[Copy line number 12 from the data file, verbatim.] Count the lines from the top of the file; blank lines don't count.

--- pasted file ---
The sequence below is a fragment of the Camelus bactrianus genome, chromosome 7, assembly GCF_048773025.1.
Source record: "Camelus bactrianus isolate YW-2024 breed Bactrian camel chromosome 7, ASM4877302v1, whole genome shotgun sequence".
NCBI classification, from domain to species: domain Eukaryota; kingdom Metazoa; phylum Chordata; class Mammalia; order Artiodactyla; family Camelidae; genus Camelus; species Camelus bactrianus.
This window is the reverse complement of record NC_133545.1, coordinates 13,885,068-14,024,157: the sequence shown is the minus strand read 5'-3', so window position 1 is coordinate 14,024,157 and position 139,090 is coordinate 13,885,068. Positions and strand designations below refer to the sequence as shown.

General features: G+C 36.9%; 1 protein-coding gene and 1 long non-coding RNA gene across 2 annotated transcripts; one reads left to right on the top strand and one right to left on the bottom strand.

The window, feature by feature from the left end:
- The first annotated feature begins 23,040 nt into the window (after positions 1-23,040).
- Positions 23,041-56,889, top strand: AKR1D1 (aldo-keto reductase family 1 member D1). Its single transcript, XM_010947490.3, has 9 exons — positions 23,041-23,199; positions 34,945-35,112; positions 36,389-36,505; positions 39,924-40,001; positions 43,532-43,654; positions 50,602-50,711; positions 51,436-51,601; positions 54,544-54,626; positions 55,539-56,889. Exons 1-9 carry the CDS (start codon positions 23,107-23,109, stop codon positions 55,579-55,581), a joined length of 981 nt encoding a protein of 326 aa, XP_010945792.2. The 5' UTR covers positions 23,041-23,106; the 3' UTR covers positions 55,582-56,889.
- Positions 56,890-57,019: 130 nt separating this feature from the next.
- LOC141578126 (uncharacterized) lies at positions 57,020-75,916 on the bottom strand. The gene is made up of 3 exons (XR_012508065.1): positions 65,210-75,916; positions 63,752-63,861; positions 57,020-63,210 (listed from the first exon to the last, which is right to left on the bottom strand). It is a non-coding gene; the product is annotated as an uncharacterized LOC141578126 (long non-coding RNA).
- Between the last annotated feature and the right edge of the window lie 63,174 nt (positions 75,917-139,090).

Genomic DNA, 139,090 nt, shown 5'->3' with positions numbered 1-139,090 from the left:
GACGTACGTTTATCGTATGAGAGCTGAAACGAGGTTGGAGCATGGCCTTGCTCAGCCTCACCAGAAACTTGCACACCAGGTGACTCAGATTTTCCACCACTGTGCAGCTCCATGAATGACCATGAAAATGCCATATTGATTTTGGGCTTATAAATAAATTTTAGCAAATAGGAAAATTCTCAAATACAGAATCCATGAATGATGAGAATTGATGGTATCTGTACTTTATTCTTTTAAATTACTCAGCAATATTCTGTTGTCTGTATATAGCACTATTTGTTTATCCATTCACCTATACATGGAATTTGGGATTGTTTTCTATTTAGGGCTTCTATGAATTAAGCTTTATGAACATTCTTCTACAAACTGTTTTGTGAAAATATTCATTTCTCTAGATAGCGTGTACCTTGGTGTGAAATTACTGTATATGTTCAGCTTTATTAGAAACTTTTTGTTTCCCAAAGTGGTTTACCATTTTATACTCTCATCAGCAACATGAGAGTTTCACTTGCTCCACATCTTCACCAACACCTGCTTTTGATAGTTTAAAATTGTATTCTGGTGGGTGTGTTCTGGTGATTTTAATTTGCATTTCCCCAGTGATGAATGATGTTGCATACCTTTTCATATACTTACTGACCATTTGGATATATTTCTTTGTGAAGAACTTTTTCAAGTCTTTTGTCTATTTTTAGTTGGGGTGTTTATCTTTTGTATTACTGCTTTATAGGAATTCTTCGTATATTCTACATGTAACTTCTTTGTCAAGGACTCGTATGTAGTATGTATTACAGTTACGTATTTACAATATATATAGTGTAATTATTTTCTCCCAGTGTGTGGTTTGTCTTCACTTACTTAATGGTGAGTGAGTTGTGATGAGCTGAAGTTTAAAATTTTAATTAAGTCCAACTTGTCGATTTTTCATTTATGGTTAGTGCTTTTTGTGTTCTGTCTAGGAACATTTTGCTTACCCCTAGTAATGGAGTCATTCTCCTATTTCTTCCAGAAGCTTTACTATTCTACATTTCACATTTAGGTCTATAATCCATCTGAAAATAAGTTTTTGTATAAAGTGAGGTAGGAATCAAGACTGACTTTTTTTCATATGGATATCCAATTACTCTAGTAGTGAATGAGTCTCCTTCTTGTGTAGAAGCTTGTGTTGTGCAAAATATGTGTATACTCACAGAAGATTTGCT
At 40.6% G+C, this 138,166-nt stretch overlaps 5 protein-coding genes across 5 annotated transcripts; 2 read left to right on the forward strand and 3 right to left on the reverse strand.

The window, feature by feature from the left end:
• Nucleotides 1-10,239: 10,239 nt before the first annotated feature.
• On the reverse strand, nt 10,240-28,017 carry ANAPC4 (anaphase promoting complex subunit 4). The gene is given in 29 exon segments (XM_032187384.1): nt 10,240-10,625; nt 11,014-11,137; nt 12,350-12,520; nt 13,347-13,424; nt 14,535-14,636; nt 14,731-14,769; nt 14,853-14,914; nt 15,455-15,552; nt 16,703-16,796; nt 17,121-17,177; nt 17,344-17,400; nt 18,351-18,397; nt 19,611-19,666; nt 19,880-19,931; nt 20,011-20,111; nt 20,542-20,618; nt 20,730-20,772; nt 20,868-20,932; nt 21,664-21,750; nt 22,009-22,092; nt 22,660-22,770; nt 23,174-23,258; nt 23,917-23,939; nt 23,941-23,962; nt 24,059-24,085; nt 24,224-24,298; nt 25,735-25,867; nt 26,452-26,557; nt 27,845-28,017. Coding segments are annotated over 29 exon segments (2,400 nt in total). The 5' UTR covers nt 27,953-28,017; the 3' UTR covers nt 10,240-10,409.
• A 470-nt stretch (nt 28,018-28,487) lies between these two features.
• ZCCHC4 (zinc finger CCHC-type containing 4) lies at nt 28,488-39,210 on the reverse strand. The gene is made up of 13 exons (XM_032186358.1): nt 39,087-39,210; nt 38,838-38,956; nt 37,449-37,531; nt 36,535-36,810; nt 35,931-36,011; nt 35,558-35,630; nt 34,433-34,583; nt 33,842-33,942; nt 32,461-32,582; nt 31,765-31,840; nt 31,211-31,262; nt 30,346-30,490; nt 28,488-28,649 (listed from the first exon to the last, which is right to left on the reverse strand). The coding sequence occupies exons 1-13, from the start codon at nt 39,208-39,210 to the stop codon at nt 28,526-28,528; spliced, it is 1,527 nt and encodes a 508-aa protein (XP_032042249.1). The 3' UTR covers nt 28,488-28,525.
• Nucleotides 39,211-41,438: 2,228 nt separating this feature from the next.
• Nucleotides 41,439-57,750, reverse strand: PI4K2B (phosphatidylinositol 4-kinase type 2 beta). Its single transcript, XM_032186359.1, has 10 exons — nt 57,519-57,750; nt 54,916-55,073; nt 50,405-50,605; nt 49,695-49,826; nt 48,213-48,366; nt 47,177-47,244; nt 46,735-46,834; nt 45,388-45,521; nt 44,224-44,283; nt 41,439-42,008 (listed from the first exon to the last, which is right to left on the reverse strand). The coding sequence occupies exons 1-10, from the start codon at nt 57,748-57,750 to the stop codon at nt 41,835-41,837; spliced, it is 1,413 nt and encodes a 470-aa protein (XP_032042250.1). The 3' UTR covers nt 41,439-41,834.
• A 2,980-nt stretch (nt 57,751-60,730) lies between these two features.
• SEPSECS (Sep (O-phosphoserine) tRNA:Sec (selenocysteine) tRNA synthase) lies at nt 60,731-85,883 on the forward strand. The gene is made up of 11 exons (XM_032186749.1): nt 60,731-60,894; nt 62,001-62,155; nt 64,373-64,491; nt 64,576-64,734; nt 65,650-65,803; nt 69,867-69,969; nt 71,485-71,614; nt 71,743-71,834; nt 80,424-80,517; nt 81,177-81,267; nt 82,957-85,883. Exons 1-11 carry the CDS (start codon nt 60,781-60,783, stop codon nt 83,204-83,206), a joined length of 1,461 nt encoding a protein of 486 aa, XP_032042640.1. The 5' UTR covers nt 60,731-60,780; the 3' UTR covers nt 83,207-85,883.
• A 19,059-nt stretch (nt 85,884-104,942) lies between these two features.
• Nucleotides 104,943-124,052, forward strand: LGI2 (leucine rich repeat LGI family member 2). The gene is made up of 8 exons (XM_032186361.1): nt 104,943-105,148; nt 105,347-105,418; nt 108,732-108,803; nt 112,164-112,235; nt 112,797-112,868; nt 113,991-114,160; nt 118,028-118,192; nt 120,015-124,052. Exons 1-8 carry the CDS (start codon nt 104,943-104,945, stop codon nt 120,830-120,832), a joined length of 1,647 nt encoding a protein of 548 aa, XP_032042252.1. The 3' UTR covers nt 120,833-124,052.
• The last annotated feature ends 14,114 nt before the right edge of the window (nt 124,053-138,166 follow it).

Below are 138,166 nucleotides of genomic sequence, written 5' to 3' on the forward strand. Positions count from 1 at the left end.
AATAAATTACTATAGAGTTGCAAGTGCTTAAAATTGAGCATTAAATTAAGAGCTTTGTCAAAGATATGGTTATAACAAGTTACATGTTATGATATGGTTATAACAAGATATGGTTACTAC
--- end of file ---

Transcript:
Genomic DNA, 139,090 nt, shown 5'->3' with positions numbered 1-139,090 from the left: